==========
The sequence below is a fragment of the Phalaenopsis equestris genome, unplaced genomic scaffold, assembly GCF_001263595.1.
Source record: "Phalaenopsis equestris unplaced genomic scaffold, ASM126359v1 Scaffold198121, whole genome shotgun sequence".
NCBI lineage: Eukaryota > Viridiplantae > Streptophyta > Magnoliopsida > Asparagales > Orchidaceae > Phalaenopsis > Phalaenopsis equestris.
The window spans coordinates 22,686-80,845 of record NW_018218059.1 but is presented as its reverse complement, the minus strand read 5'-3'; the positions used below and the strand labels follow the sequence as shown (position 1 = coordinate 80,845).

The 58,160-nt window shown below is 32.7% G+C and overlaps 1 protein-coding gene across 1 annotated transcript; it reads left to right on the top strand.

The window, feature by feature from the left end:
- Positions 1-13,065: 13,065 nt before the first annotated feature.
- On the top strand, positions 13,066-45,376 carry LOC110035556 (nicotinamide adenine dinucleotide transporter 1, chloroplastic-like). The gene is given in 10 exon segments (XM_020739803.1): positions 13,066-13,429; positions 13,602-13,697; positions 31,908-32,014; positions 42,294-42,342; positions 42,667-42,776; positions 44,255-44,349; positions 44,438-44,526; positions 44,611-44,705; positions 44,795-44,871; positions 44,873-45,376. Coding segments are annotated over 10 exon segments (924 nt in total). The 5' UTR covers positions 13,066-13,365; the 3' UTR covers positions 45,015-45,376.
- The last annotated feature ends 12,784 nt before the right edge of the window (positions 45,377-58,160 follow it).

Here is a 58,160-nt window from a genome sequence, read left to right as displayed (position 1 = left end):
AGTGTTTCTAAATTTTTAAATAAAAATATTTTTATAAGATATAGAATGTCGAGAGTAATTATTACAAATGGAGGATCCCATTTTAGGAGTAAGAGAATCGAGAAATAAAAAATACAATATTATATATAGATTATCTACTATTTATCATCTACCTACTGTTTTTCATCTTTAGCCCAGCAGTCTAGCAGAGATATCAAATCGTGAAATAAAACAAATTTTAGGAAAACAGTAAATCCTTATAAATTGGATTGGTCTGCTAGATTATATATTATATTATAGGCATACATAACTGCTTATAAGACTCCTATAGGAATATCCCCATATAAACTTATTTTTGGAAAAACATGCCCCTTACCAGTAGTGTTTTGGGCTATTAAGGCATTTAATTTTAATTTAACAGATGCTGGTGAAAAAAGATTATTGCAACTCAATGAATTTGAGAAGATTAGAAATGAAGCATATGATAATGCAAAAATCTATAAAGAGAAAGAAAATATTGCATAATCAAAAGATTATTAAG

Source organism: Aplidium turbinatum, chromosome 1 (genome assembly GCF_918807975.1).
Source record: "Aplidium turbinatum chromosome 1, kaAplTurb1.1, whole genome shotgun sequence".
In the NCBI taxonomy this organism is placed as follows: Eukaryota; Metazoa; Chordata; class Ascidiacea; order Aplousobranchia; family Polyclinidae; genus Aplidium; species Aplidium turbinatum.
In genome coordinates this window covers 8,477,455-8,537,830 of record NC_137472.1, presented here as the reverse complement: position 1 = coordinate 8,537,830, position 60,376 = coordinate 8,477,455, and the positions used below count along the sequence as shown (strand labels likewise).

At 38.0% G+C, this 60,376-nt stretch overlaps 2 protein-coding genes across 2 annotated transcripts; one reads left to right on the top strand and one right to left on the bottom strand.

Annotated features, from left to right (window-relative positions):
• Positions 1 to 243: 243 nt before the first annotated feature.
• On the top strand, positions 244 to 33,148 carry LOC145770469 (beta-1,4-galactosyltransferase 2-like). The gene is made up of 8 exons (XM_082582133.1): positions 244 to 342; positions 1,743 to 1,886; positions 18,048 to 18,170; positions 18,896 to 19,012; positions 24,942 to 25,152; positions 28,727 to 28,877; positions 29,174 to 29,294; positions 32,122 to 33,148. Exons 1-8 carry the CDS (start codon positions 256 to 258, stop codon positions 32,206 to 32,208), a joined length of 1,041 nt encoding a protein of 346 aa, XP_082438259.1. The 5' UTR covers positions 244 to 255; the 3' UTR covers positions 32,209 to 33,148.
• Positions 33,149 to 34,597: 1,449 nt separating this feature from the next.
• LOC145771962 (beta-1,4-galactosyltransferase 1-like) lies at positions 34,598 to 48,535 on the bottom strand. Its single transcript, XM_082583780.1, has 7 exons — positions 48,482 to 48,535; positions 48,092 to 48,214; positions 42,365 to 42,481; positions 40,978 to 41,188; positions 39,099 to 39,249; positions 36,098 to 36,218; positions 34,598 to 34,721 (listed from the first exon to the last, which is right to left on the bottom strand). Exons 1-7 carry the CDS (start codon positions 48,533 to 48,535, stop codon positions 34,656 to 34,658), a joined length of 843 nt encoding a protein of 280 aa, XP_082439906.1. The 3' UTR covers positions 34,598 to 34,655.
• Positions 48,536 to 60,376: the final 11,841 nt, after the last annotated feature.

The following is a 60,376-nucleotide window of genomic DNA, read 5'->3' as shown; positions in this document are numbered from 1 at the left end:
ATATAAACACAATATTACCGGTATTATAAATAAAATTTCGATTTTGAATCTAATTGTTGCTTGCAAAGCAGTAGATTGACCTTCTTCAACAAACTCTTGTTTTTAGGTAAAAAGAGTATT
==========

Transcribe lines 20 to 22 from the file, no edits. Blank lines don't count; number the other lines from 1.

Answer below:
• Positions 33,149 to 34,597: 1,449 nt separating this feature from the next.
• LOC145771962 (beta-1,4-galactosyltransferase 1-like) lies at positions 34,598 to 48,535 on the bottom strand. Its single transcript, XM_082583780.1, has 7 exons — positions 48,482 to 48,535; positions 48,092 to 48,214; positions 42,365 to 42,481; positions 40,978 to 41,188; positions 39,099 to 39,249; positions 36,098 to 36,218; positions 34,598 to 34,721 (listed from the first exon to the last, which is right to left on the bottom strand). Exons 1-7 carry the CDS (start codon positions 48,533 to 48,535, stop codon positions 34,656 to 34,658), a joined length of 843 nt encoding a protein of 280 aa, XP_082439906.1. The 3' UTR covers positions 34,598 to 34,655.
• Positions 48,536 to 60,376: the final 11,841 nt, after the last annotated feature.